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**Published in:** LIPIcs, Volume 271, 26th International Conference on Theory and Applications of Satisfiability Testing (SAT 2023)

In their seminal work, Atserias et al. and independently Pipatsrisawat and Darwiche in 2009 showed that CDCL solvers can simulate resolution proofs with polynomial overhead. However, previous work does not address the tightness of the simulation, i.e., the question of how large this overhead needs to be. In this paper, we address this question by focusing on an important property of proofs generated by CDCL solvers that employ standard learning schemes, namely that the derivation of a learned clause has at least one inference where a literal appears in both premises (aka, a merge literal). Specifically, we show that proofs of this kind can simulate resolution proofs with at most a linear overhead, but there also exist formulas where such overhead is necessary or, more precisely, that there exist formulas with resolution proofs of linear length that require quadratic CDCL proofs.

Marc Vinyals, Chunxiao Li, Noah Fleming, Antonina Kolokolova, and Vijay Ganesh. Limits of CDCL Learning via Merge Resolution. In 26th International Conference on Theory and Applications of Satisfiability Testing (SAT 2023). Leibniz International Proceedings in Informatics (LIPIcs), Volume 271, pp. 27:1-27:19, Schloss Dagstuhl – Leibniz-Zentrum für Informatik (2023)

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@InProceedings{vinyals_et_al:LIPIcs.SAT.2023.27, author = {Vinyals, Marc and Li, Chunxiao and Fleming, Noah and Kolokolova, Antonina and Ganesh, Vijay}, title = {{Limits of CDCL Learning via Merge Resolution}}, booktitle = {26th International Conference on Theory and Applications of Satisfiability Testing (SAT 2023)}, pages = {27:1--27:19}, series = {Leibniz International Proceedings in Informatics (LIPIcs)}, ISBN = {978-3-95977-286-0}, ISSN = {1868-8969}, year = {2023}, volume = {271}, editor = {Mahajan, Meena and Slivovsky, Friedrich}, publisher = {Schloss Dagstuhl -- Leibniz-Zentrum f{\"u}r Informatik}, address = {Dagstuhl, Germany}, URL = {https://drops.dagstuhl.de/entities/document/10.4230/LIPIcs.SAT.2023.27}, URN = {urn:nbn:de:0030-drops-184894}, doi = {10.4230/LIPIcs.SAT.2023.27}, annote = {Keywords: proof complexity, resolution, merge resolution, CDCL, learning scheme} }

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**Published in:** LIPIcs, Volume 251, 14th Innovations in Theoretical Computer Science Conference (ITCS 2023)

Connections between proof complexity and circuit complexity have become major tools for obtaining lower bounds in both areas. These connections - which take the form of interpolation theorems and query-to-communication lifting theorems - translate efficient proofs into small circuits, and vice versa, allowing tools from one area to be applied to the other. Recently, the theory of TFNP has emerged as a unifying framework underlying these connections. For many of the proof systems which admit such a connection there is a TFNP problem which characterizes it: the class of problems which are reducible to this TFNP problem via query-efficient reductions is equivalent to the tautologies that can be efficiently proven in the system. Through this, proof complexity has become a major tool for proving separations in black-box TFNP. Similarly, for certain monotone circuit models, the class of functions that it can compute efficiently is equivalent to what can be reduced to a certain TFNP problem in a communication-efficient manner. When a TFNP problem has both a proof and circuit characterization, one can prove an interpolation theorem. Conversely, many lifting theorems can be viewed as relating the communication and query reductions to TFNP problems. This is exciting, as it suggests that TFNP provides a roadmap for the development of further interpolation theorems and lifting theorems.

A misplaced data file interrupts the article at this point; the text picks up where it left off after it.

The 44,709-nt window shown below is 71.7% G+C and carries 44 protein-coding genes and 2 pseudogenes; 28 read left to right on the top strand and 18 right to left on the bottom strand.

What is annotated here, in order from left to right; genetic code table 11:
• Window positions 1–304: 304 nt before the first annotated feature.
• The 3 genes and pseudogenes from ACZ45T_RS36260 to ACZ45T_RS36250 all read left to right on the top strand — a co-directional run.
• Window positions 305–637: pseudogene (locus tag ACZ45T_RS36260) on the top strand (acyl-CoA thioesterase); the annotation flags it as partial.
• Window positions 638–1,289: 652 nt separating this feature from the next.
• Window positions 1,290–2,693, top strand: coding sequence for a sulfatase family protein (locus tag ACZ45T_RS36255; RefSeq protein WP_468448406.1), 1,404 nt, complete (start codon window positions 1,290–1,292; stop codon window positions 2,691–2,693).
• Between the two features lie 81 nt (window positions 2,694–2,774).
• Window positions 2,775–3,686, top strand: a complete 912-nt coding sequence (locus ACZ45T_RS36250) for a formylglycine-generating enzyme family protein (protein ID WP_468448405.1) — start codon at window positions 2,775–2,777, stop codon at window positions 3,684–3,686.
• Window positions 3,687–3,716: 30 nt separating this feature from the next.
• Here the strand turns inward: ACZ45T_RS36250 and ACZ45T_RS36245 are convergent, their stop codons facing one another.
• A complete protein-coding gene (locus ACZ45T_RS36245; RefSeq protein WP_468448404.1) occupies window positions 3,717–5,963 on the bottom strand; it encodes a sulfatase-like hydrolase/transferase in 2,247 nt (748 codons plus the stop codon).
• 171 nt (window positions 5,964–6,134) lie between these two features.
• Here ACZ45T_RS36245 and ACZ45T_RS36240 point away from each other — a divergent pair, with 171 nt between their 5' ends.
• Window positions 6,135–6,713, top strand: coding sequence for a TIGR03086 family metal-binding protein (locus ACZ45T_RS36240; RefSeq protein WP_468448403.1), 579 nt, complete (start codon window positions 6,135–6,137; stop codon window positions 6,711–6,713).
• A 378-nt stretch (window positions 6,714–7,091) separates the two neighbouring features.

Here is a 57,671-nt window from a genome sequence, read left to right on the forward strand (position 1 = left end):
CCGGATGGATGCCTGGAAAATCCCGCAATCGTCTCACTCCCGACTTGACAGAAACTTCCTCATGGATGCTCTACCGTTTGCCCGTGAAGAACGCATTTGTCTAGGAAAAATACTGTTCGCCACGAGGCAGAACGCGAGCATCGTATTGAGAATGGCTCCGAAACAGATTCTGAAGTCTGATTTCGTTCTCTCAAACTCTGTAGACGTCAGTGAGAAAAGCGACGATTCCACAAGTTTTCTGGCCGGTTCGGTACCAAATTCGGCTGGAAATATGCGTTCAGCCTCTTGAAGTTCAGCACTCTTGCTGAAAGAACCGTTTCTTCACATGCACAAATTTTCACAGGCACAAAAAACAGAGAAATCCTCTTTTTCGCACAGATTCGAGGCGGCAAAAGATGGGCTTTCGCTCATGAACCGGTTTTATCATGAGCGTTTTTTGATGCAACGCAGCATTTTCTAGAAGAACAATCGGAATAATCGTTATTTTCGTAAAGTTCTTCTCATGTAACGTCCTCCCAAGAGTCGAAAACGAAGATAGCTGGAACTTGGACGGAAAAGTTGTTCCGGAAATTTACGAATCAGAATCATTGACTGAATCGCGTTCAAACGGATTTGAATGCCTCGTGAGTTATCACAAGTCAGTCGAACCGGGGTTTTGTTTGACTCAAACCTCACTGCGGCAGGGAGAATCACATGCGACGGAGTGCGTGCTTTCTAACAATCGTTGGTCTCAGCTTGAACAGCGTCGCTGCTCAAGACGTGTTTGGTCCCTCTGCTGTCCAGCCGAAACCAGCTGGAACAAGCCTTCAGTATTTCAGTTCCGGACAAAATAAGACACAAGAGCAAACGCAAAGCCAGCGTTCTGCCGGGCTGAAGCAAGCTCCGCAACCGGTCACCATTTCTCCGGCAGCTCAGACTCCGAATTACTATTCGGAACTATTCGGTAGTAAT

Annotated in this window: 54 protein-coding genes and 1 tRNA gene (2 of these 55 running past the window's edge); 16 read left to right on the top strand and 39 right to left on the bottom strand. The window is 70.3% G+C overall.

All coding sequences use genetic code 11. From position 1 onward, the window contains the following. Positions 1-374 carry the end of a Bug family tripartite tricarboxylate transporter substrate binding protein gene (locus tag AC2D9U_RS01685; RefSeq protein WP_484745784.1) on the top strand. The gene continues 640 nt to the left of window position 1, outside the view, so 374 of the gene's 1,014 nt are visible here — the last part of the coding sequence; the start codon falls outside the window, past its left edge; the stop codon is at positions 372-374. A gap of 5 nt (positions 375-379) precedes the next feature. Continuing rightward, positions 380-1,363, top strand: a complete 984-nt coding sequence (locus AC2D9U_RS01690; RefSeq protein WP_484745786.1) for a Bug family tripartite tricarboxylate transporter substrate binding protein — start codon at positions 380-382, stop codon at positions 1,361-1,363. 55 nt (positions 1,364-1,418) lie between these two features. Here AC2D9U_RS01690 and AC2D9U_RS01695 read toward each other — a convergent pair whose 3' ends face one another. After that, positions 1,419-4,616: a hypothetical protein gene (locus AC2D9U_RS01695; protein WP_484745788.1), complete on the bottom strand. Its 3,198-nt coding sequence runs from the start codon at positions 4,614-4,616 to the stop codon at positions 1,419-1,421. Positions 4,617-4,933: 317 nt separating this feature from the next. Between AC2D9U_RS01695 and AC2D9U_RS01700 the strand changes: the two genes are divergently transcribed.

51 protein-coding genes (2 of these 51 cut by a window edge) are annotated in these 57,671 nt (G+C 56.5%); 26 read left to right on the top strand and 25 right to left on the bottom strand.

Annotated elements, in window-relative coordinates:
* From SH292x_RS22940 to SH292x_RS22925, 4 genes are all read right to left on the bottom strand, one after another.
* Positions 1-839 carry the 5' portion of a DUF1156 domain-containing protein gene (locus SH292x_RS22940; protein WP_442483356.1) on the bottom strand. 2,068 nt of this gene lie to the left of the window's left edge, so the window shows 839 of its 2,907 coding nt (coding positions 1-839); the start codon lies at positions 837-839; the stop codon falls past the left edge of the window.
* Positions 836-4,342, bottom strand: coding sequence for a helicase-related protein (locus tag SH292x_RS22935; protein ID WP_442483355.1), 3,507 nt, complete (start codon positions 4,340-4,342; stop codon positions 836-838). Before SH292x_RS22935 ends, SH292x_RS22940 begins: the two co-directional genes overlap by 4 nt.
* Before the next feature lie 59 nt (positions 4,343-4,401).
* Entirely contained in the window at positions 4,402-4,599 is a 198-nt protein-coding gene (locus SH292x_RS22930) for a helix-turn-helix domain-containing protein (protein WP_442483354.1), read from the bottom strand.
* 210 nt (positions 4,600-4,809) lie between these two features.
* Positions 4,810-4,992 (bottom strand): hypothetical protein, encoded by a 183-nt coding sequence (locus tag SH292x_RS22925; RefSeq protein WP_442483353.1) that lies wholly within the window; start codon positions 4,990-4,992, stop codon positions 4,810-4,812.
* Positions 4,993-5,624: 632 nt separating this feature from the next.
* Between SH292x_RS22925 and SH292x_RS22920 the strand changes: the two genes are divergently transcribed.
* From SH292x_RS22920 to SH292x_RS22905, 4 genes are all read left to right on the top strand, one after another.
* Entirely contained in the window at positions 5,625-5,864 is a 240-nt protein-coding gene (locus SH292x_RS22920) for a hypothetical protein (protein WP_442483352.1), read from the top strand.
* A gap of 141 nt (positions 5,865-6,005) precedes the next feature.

In this paper we begin to develop a more systematic understanding of when these connections to TFNP occur. We give exact conditions under which a proof system or circuit model admits a characterization by a TFNP problem. We show:
- Every well-behaved proof system which can prove its own soundness (a reflection principle) is characterized by a TFNP problem. Conversely, every TFNP problem gives rise to a well-behaved proof system which proves its own soundness.
- Every well-behaved monotone circuit model which admits a universal family of functions is characterized by a TFNP problem. Conversely, every TFNP problem gives rise to a well-behaved monotone circuit model with a universal problem. As an example, we provide a TFNP characterization of the Polynomial Calculus, answering a question from [Mika Göös et al., 2022], and show that it can prove its own soundness.

Sam Buss, Noah Fleming, and Russell Impagliazzo. TFNP Characterizations of Proof Systems and Monotone Circuits. In 14th Innovations in Theoretical Computer Science Conference (ITCS 2023). Leibniz International Proceedings in Informatics (LIPIcs), Volume 251, pp. 30:1-30:40, Schloss Dagstuhl – Leibniz-Zentrum für Informatik (2023)

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@InProceedings{buss_et_al:LIPIcs.ITCS.2023.30, author = {Buss, Sam and Fleming, Noah and Impagliazzo, Russell}, title = {{TFNP Characterizations of Proof Systems and Monotone Circuits}}, booktitle = {14th Innovations in Theoretical Computer Science Conference (ITCS 2023)}, pages = {30:1--30:40}, series = {Leibniz International Proceedings in Informatics (LIPIcs)}, ISBN = {978-3-95977-263-1}, ISSN = {1868-8969}, year = {2023}, volume = {251}, editor = {Tauman Kalai, Yael}, publisher = {Schloss Dagstuhl -- Leibniz-Zentrum f{\"u}r Informatik}, address = {Dagstuhl, Germany}, URL = {https://drops.dagstuhl.de/entities/document/10.4230/LIPIcs.ITCS.2023.30}, URN = {urn:nbn:de:0030-drops-175332}, doi = {10.4230/LIPIcs.ITCS.2023.30}, annote = {Keywords: Proof Complexity, Circuit Complexity, TFNP} }

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**Published in:** LIPIcs, Volume 215, 13th Innovations in Theoretical Computer Science Conference (ITCS 2022)